I still remember the evening when the postman informed me that a parcel wrapped in brown paper had been delivered at my doorstep. I scrambled my remaining work, hurried home in a taxi and found that coveted piece of treasure lying at the threshold of my flat. I unwrapped it deliberately, as if I was enacting a sacred ritual and there it was, The Power And The Glory, the name of that admirable man who had written it, the pistolero and the old man. Authority and defiance, the stifling authority of my new job and the defiance of my having played truant at reaching home earlier than usual today. The wine that the whiskey priest had begged for had been the first touch of that book; the whiskey that had kept him plodding on was the exhilarating and eye-widening experience of reading it.
A year later, the pandemic would strike home and force us all off the streets into our homes. And for about two months, between March and May here in Bombay, not only were all shops were closed but everyone was even hard-pressed to get anything delivered at home. And that can be close to a nightmare for a bibliophile – not having enough new books at home to read and not being able to find them as well.
But eventually in the beginning of May, I stumbled upon a new website called Book Chor, which is Indian for Book Thief. Not a very reassuring name, I thought to myself but it did have a great collection of Greene, albeit many which I already possessed, except for something really rare: Under The Garden. This was something that I had now heard for the first time and it promised to be something different from the master, an unexpected fable written for adults. And so I ordered it on a whim but was informed promptly that it would be delivered after fifteen days only. I was disheartened and did not really believe that it would come, with everything being uncertain.
But it did come. I received a call from a man who had been assigned by the post office to deliver it at any cost to me. It was still a tense, pensive situation, especially with the lockdown enforced so recently and the street outside my home was desolate and barricaded on both sides, allowing only motorbikes and scooters delivering essential goods. Till night I waited and then the man informed me that he was about to reach in another fifteen minutes. In the hot, stuffy May night, I walked out into the darkness and waited near the gate of the compound. I looked right and left; there was not a soul to be seen walking, except for a few stray dogs who slunk around, as if curious at this strange absence of human beings. One of them barked in apprehension. I saw a few motorbikes pass by but none of them stopped here.
Then, a man in a scooter halted slowly beside the gate and removed his helmet. His face was masked like mine but his eyes smiled and he took out a small parcel and gave it gingerly to my waiting hands. I thanked him profusely and as I reached home, I unpacked it with relish and there it was, a small Penguin 60s’ edition of Under The Garden with tiny print inside. I devoured this magical, mesmerising and melancholy story in less than three days.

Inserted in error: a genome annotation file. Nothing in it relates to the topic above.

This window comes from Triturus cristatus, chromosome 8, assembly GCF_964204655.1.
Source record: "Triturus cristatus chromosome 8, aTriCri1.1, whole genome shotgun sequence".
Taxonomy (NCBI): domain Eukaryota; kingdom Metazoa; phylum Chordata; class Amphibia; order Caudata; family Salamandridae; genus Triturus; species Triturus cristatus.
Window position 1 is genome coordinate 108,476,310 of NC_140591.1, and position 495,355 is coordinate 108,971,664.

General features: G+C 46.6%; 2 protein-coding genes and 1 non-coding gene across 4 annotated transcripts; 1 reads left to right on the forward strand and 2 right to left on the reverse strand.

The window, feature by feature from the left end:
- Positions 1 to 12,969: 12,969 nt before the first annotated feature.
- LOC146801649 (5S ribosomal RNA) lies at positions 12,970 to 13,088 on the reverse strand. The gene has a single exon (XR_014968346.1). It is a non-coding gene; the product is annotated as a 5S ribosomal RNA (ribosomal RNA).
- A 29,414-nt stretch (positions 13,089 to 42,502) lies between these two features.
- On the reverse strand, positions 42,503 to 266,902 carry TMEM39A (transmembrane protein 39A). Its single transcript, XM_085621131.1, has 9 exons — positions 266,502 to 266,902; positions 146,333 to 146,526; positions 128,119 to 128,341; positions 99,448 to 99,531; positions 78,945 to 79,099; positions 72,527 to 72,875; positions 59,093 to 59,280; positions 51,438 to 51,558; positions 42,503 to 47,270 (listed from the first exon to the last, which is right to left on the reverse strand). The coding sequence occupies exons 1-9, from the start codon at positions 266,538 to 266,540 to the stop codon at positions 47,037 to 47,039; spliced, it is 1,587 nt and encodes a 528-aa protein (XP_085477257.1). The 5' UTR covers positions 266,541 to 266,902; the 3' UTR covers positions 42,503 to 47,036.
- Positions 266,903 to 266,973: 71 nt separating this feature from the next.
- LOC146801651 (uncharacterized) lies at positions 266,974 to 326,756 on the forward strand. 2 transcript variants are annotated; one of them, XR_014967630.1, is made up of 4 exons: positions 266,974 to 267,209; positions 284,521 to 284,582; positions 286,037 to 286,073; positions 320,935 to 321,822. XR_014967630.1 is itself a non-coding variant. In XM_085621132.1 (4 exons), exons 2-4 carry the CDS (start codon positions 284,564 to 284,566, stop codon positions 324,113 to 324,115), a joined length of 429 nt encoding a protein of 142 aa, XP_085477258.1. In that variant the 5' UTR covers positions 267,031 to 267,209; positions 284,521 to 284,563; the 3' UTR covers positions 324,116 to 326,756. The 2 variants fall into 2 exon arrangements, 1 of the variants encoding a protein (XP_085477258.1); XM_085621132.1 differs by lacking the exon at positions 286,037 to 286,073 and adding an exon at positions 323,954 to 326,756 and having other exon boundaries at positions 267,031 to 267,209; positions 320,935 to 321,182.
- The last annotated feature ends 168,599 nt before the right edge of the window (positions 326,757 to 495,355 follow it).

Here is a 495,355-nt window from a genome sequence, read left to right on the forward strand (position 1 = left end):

Finally, I have to write about an unlikely saviour who saved me from the disillusioning boredom of the rains when they came last year.
In July, it rains so torrentially in Bombay that the whole city becomes a gushing tide of dirty water. The sewers are flooded and the reservoirs start to overflow and many streets get water-logged too so that one has to wade through brown water, ankle or even knee deep, to get things done. But the pandemic only made it more difficult and one had to go out even more to buy essential goods and so, it was on one such morning that I walked out into the water flooding beneath my flat to buy some meat.
The internet ends up churning miraculous surprises, at times. I found out about this gentleman named Mr. Nishant who owns a family bookshop of his own and who was now selling his wares, largely second-hand books, online through Instagram and Facebook. One of his latest wares for sale was something again unexpected and rare Mornings In The Dark, a comprehensive collection of all of Greene’s film reviews for both Spectator and Night and Day as well as his writings, interviews, essays, articles and stories for films. Call it a chest of the rarest jewels in the world.
I dialled his number and asked him if this book was available. He replied that he was indeed willing to sell it at an affordable price but there was one small problem: he would be unable to get it delivered on the same day though the shop was only some kilometres away from my home. I agreed, nevertheless, seeing how the water in the compound was already ankle-deep and how the dark clouds above in the sky threatened more rain for the day.
The following night was again a long, protracted wait for this said chest of gems to arrive. It was again raining torrentially and I was worried that Mr. Nishant or his messenger would find it hard to make it. It becomes doubly difficult for one to drive a motorbike or scooter in a waterlogged area and I prayed silently that at least for once the rain would stop and the water would clear away a little. As if on cue, the rain paused for a while, a motorbike rattled loudly into the compound and Mr. Nishant’s messenger handed me over that chest of jewels. Up in the comfort of my home, I unwrapped the package and thought it was a little damp at the edges, it was still very much a sight for sore eyes.
Bombay is full of unlikely saviours like Mr. Nishant. Just as it is full of miracles and miraculous discoveries like the rain pausing for a while as a bibliophile finally acquired a book he wanted.